Shoppers' search priority? Color, not price
Alicandri: More vehicle detail page views
Car dealers commonly believe that shoppers on their Web sites first look for vehicles based on price.
Wrong, says research by Cobalt, a major provider of dealer Web sites and other digital services. Shoppers first search by color, Cobalt says.
Another myth: Shoppers looking at a specific vehicle online want a pitch on the merits of a given store. Wrong again, Cobalt says. Shoppers regard a "why buy" pitch as a distraction.
Cobalt says online vehicle shopping is rife with myths, and dealers who avoid them can attract more buyers.
Enter Mini USA. Cobalt redesigned the Web sites of all 119 U.S. Mini dealerships in light of findings from the study, said Mini USA spokeswoman Nathalie Bauters.
The Web site at Prestige Mini in Ramsey, N.J, is cleaner and easier to navigate since the revamp, said Allie Lagomarsino, business development center manager for the store and a Prestige BMW dealership on the same campus.
Cobalt replaced lots of text on vehicle detail pages with informational bullet points, Lagomarsino said. When shoppers search inventory on the Web site, they are given colors before price to better define the vehicles they want to view, she said.
Jeremy Alicandri, vice president of business development for Habberstad Auto Group's two BMW stores and Mini dealership in New York City, said vehicle detail page views on the Mini store's Web site have been rising since the November redesign.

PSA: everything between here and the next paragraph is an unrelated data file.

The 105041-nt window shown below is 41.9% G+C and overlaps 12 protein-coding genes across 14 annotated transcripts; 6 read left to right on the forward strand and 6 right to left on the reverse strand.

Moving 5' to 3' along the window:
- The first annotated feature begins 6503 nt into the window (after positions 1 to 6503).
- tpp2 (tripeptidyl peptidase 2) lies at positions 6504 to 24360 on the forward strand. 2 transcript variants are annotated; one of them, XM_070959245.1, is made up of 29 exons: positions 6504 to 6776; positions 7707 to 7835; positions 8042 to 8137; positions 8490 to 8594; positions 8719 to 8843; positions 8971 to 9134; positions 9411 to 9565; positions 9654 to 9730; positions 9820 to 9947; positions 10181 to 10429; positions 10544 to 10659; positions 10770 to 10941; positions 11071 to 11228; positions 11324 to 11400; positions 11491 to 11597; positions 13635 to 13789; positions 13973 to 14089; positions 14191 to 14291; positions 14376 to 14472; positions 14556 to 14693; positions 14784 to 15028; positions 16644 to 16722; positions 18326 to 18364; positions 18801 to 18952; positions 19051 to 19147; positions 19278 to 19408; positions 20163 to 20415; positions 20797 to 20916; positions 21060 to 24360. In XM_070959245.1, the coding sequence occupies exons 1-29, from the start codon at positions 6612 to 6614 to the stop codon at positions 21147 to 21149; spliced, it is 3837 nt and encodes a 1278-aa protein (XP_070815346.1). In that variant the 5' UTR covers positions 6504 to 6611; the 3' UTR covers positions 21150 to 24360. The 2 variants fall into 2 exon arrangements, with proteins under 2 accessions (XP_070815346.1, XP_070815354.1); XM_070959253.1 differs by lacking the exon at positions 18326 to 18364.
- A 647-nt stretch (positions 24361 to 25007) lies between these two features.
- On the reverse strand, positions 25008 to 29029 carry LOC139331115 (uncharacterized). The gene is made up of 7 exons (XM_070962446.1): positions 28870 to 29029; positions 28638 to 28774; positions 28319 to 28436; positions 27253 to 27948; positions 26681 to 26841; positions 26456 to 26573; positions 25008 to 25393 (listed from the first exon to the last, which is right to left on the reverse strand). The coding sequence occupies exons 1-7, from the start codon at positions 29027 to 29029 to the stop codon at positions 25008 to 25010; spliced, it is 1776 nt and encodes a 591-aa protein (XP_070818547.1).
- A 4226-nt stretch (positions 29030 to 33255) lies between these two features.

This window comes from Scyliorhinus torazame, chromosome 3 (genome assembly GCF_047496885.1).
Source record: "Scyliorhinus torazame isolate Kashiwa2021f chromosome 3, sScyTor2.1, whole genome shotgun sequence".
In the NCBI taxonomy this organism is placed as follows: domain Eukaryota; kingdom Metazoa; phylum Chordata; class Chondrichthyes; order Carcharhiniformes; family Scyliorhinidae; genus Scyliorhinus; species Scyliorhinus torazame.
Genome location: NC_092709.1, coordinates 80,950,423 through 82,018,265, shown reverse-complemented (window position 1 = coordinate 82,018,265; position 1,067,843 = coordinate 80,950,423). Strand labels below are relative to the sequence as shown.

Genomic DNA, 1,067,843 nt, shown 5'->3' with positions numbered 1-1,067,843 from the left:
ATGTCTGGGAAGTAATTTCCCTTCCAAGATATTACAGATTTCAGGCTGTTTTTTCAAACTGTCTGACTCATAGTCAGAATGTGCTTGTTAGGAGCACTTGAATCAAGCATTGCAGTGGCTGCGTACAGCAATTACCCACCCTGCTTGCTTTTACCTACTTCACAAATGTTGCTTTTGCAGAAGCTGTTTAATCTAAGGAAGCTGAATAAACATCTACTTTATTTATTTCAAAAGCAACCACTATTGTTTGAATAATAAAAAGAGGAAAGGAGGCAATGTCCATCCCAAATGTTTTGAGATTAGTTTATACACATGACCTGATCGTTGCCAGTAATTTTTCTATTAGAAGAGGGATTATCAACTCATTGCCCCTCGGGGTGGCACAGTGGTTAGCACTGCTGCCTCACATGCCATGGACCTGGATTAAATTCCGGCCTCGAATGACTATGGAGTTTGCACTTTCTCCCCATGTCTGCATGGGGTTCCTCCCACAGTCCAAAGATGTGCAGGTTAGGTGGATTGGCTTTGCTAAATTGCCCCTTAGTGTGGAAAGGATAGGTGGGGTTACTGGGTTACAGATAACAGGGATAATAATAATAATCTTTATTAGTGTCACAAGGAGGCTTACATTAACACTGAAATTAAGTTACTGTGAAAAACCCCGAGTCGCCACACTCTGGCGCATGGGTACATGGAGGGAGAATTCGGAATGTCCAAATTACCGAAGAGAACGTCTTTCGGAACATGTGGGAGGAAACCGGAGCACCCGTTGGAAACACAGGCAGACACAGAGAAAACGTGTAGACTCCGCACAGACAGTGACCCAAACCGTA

Vehicle detail pages are a crucial measure of shopper interest in a vehicle because the consumer is looking at a vehicle that the dealership has in stock.
From October to February, views of vehicle detail pages rose 26 percent and vehicle inventory searches surged 22 percent, he said.
Mini's Bauters said Cobalt redesigned the Web site of Mini dealerships simultaneously with the revamp of the brand's corporate Web site by its agency, Beam. The dealer sites use the same design cues that the main site uses, specifically a striking black background with white letters.
Beam incorporated in the main Mini site the ability to sort searches by vehicle color -- a feature that didn't exist before, Bauters said.
Lagomarsino's only gripe about the redesign is that the Web sites of all Mini stores now look so much alike. The white letters with black backgrounds make one site almost indistinguishable from another, she said.
But with a Web designer in-house, Prestige Mini is busy trying to add some design wrinkles to make its site stand out, Lagomarsino said. "We have to figure out how to separate ourselves."
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